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'A Civil Action' Has Plenty of Precedents

By Rita Kempley
Washington Post Staff Writer
Friday, January 8, 1999

 


Civil Action John Travolta (left) stars as a lawyer in "Civil Action." (Touchstone)

Director:
Steven Zaillian
Cast:
John Travolta;
Robert Duvall;
Kathleen Quinlan;
William H. Macy;
John Lithgow
Running Time:
1 hour, 55 minutes
PG-13
Children under 13 should be accompanied by a parent


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There's something innately barbarous about putting a price tag on a human life, as a callous ambulance-chaser discovers in "A Civil Action." A complex, compelling examination of personal-injury law as well as a portrait of personal redemption, the movie quickly sets its tone with a heartless summation of an individual's relative worth.

According to the film, it varies, based on sex, age and race. This conclusion is a predictable, though sadly familiar one: The courts value a white man at the height of his earning power above all others. And children least of all.

Swaggering, fortysomething Jan Schlichtmann (John Travolta) is more than ready to accept his birthright. As a highly successful litigator, Schlichtmann has come to gauge his self-worth by the material trappings of his success: the cut of his suits, the size of his desk, the make of his wheels.

A Supreme Court-sized ego, however, does not shield him from his own insecurities, nor does his contempt conceal his envy when he measures himself against the established old firms with their Persian carpets, imposing libraries and Harvard degrees.

It is poetic justice when Schlichtmann clashes with Jerome Facher (Robert Duvall), a shrewd Harvard law professor defending two multiconglomerates in a wrongful-death suit. Beatrice Foods and W.R. Grace allegedly contaminated the wells in a rural New England town and subsequently many local children developed leukemia.

Adapted from Jonathan Harr's hefty bestseller by writer-director Steven Zaillian (who penned "Schindler's List"), the script is built from the facts of a real-life case, which took place in the '80s in Woburn, Mass. As so often happens in the real world, there's an epiphany but no storybook ending. Schlichtmann, in fact, goes bankrupt in his obsessive attempt to best Facher and his weaselly, younger colleague, William Cheeseman (Bruce Norris).

Initially, Schlichtmann is reluctant to take the case – until he learns the alleged culprits are subsidiaries of wealthy corporations. He has every intent of picking those deep pockets, even though Anne Anderson (Kathleen Quinlan), the Massachusetts mother instrumental in bringing the suit, explains that the parents are more interested in an apology.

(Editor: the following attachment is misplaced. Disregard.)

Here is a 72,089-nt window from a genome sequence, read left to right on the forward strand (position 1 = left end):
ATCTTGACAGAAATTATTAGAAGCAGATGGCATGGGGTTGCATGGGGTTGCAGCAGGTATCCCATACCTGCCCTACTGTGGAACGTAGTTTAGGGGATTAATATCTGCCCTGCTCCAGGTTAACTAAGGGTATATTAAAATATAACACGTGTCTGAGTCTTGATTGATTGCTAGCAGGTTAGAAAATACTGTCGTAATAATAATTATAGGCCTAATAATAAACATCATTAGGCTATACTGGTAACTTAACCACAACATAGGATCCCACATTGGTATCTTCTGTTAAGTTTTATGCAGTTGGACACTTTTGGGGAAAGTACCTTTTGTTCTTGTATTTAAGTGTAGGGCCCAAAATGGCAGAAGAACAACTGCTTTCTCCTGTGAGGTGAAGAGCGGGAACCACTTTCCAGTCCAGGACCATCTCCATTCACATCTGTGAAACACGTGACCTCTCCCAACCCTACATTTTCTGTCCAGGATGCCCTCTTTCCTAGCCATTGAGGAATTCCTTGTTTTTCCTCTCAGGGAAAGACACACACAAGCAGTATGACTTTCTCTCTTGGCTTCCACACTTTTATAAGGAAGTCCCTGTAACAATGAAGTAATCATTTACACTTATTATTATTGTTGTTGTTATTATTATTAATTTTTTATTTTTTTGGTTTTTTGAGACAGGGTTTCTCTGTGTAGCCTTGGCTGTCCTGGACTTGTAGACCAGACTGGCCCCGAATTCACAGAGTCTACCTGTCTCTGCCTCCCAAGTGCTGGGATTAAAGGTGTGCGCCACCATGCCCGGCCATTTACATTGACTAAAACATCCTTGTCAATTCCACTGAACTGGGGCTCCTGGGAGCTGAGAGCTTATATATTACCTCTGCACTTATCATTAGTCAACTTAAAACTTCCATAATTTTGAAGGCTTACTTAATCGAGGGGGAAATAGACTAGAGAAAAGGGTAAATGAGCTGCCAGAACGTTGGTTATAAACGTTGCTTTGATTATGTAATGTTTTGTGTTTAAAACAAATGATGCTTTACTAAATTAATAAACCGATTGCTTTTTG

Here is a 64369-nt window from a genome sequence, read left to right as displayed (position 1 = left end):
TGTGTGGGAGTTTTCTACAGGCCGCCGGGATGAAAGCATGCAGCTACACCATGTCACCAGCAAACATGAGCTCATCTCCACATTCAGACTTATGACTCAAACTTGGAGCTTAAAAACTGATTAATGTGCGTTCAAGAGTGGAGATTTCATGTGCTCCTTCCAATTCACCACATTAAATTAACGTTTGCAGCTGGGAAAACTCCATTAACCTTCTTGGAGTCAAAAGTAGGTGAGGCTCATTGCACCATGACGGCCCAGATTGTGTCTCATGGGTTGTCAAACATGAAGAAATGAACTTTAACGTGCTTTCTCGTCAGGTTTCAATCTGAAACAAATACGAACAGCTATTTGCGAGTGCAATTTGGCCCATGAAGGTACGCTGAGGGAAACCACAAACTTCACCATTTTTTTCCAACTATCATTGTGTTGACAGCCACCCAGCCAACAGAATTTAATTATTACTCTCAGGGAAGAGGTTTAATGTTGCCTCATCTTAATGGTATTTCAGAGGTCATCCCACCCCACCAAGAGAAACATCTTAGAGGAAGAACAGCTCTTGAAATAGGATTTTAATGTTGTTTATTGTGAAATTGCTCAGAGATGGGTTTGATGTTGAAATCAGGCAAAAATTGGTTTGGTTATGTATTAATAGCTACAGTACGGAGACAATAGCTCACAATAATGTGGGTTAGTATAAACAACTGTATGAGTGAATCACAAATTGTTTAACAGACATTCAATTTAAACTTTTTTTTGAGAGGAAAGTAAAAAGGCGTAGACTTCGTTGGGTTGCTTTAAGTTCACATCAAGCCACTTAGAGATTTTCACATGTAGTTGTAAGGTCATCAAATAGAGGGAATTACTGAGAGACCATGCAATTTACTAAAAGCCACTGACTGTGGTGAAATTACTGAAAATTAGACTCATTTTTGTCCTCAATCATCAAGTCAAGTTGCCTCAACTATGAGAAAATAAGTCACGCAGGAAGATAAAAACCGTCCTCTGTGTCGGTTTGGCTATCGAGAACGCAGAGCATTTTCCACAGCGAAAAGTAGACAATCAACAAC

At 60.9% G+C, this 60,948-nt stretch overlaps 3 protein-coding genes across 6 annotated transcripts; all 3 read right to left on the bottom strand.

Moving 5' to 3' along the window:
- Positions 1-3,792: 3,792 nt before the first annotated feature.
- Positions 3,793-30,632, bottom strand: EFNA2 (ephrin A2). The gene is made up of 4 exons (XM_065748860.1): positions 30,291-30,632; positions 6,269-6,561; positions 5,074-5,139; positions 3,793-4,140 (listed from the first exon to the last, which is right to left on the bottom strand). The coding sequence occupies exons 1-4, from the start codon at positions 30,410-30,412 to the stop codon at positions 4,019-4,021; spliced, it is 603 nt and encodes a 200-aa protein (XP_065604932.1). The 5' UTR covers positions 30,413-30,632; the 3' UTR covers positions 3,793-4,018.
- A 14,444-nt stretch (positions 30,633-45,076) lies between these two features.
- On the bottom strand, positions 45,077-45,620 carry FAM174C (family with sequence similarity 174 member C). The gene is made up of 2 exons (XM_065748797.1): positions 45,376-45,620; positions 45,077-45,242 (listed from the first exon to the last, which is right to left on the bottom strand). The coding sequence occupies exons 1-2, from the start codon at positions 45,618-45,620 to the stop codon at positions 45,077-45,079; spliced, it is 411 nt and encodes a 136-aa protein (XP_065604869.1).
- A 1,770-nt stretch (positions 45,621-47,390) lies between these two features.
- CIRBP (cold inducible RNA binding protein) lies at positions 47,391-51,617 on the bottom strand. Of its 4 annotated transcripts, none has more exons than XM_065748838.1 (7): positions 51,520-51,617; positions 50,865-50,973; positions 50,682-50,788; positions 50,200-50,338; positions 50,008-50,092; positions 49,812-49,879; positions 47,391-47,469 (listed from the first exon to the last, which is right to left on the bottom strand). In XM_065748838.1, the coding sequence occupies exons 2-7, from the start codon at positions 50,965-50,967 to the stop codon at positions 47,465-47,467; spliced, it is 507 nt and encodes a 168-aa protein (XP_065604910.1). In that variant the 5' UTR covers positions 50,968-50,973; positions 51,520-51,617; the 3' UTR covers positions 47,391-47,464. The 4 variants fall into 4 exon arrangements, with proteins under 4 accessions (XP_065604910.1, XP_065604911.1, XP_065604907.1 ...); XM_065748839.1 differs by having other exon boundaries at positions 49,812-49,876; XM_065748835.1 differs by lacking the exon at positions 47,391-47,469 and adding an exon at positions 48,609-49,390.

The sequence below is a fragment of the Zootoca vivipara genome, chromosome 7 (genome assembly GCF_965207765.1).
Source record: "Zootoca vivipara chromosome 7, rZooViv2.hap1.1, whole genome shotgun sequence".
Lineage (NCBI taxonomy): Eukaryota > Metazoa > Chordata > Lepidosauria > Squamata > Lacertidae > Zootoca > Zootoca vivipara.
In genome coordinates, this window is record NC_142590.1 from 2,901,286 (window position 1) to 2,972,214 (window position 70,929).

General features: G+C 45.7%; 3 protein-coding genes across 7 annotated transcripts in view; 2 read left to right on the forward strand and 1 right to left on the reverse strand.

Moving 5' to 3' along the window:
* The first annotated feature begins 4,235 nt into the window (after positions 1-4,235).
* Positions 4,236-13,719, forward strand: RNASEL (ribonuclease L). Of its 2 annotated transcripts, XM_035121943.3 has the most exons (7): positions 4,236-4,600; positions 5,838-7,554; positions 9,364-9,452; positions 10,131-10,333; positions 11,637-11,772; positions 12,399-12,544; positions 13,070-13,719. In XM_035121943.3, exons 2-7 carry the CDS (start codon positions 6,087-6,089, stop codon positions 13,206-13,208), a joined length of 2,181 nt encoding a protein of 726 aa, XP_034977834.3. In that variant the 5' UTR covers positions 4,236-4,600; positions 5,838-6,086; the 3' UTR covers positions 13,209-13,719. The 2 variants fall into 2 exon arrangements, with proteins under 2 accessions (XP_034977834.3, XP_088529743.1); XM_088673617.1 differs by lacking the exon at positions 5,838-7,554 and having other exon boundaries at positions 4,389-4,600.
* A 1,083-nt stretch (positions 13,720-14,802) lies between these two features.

Like Oskar Schindler, Schlichtmann ultimately does the right thing for all the wrong reasons. Drawn by the prospect of fame and fortune, he evolves from playboy opportunist to a man of conscience and in the process realizes that true assets cannot be stacked and counted, that it is more blessed to give than to receive. How old is this story?

Certainly, there's nothing new in this battle between callous corporate Goliaths and their morally superior working-class opponents. Luckily, the characters are deliciously acted and the story smartly told. The film is also surprisingly funny for a courtroom drama, thanks in large part to William H. Macy, who as Schlichtmann's exasperated accountant, must come up with ever more creative methods of keeping the firm afloat even as his boss squanders funds in a foolhardy attempt to beat his adversaries.

Duvall, as the niggardly Facher with his worn suit and ancient briefcase, proves a sly and amusing adversary for Travolta's meticulously turned out and overly confident Schlichtmann.

Quinlan is resolute in a pivotal, if negligible role as an activist mother. For the most part, however, she's sentenced to sit in the back, left-hand corner of the court. Perhaps it's unintentional, but the movie proves to be just as guilty of undervaluing women, children, nonwhites and working-class folk as the lawyers, judges and insurance companies it depicts.

Ultimately, the narrative bogs down in a series of reversals that leave both the victims and the viewers without much compensation for the time and trouble they've invested. That's the problem with real life.

   

   
© Copyright 1999 The Washington Post Company

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